. Commercial variant on 15 by 8 board with almost twice the normal set of pieces.[All Comments] [Add Comment or Rating]
Mark Thompson wrote on 2004-03-30 UTCGood ★★★★
People like chess variants for lots of reasons, and some prefer the more
exotic variants that depart from usual chess with unusual pieces or rules:
you don't find that in Millennium Chess. But, without diminishing the
exotics, I like the more modest variants also. I've played this one and
found it to be pretty good. And yes, it did seem to improve my skills at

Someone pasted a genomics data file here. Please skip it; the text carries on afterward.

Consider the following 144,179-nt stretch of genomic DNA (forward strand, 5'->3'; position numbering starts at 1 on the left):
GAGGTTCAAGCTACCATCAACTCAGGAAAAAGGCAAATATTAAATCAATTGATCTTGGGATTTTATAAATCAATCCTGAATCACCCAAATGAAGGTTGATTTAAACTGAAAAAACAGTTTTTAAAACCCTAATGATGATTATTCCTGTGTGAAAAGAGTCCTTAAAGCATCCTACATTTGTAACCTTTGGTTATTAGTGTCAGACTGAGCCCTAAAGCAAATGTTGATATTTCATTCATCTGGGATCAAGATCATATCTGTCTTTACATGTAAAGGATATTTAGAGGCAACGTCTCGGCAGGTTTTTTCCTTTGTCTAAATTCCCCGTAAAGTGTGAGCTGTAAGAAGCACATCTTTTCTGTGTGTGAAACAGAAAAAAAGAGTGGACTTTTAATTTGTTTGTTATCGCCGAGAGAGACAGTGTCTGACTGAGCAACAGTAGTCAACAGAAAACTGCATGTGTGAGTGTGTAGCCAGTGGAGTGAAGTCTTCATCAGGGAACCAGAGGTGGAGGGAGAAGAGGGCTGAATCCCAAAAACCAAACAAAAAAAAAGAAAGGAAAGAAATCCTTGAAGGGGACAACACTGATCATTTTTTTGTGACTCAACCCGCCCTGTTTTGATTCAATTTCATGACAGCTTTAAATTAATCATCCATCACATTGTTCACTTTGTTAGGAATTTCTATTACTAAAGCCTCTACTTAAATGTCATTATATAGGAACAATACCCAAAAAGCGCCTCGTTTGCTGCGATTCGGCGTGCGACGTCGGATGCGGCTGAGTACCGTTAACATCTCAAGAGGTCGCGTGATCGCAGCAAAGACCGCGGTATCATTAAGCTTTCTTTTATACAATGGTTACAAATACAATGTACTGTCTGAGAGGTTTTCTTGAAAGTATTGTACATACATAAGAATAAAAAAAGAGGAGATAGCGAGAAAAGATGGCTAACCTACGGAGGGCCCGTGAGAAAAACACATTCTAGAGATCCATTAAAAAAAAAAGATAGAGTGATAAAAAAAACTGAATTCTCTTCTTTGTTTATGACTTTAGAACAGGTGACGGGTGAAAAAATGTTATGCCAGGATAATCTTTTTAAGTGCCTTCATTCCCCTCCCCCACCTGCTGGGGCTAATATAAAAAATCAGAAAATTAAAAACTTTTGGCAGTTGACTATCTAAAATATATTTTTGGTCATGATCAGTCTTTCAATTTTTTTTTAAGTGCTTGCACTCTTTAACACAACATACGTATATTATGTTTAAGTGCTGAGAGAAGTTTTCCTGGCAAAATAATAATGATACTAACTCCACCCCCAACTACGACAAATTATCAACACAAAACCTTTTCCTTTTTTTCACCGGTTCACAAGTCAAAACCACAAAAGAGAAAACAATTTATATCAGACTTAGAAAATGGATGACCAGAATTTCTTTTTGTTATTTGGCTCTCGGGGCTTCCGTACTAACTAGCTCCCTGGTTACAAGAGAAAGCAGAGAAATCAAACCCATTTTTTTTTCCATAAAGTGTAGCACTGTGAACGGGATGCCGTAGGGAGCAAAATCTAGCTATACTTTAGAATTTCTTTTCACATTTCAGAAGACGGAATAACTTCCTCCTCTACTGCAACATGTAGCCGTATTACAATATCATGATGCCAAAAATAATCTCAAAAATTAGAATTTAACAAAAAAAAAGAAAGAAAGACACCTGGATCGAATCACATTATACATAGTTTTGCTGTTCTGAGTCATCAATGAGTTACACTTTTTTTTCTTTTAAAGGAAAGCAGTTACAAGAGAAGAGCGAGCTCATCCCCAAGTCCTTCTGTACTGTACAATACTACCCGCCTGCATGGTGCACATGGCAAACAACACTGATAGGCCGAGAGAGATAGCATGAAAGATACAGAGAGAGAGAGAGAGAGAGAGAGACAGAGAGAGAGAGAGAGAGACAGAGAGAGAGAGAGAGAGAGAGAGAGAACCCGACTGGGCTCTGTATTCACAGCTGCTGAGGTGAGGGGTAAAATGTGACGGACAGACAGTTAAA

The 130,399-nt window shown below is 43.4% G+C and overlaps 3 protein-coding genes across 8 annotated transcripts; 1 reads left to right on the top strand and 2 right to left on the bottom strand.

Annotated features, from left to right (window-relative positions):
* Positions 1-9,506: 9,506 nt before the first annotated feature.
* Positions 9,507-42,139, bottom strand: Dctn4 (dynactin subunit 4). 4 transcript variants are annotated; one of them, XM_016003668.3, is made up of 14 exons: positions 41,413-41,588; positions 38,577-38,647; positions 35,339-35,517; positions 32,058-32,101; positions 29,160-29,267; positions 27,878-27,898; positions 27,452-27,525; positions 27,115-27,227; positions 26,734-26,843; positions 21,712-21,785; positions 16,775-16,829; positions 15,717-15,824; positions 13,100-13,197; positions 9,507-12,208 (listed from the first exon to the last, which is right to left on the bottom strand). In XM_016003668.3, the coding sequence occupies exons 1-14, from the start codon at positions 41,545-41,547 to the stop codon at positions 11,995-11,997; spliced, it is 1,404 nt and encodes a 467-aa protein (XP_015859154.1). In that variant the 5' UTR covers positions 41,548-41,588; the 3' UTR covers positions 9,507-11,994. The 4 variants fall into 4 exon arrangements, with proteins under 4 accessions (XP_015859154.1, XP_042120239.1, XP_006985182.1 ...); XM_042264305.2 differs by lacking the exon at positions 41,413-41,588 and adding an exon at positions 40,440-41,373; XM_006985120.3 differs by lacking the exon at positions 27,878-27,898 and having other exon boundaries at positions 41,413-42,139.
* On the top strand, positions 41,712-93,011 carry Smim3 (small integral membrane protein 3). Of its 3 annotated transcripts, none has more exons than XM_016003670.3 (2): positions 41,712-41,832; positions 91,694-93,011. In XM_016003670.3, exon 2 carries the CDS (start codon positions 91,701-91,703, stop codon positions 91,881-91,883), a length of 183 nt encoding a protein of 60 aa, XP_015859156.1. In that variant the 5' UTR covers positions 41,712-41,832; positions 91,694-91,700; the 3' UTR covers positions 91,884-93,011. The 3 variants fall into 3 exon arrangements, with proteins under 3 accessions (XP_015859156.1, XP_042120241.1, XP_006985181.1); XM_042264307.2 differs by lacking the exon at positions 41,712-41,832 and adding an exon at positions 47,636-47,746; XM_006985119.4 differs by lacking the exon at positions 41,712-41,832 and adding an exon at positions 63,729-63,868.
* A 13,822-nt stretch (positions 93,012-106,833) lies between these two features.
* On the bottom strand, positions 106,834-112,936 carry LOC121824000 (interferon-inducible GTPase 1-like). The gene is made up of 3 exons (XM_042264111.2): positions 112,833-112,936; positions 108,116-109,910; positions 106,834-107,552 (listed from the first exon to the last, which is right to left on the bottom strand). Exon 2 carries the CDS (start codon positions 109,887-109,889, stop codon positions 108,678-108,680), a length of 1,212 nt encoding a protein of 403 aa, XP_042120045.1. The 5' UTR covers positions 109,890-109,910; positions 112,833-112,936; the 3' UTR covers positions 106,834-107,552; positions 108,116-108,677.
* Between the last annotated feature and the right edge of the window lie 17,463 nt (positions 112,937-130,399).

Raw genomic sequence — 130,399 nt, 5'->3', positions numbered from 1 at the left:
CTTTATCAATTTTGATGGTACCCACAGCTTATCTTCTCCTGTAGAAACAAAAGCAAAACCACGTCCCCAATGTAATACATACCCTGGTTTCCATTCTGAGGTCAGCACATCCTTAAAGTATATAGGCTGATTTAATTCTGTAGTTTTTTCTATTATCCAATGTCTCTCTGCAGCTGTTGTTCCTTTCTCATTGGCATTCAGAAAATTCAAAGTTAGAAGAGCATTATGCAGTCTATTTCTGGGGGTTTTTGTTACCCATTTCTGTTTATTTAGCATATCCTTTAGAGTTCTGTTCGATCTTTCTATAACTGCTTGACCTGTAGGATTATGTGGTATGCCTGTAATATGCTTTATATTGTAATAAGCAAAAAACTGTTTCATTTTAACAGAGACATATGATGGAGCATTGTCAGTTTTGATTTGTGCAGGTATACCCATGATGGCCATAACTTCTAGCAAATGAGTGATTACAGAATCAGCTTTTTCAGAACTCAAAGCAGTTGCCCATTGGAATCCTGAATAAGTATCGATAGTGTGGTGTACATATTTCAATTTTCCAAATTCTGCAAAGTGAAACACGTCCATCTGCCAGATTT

usual chess, at least temporarily -- or at least my confidence level. When
you come back to 8x8 after a few games you have this strange feeling:
'Why, this game will be SIMPLE!' 

I haven't tried the other variants that are approximately double width
and so I can't opine on how this one compares with them. I once
communicated briefly with the inventor, who said that while developing
M.C. he tried other versions (among them, 8x16) and rejected them. He says
having two rooks in the center of the board is too much power there. I
expect the choice among wide chesses will also come down to personal

Nova Chess. Played on an 8x8 or 10x10 board with a wide range of pieces.[All Comments] [Add Comment or Rating]
Mark Thompson wrote on 2004-02-01 UTCExcellent ★★★★★
It looks like this system would work for 'Mercenary Chess,' which is my
name for a CV in which the players start the game with a certain number of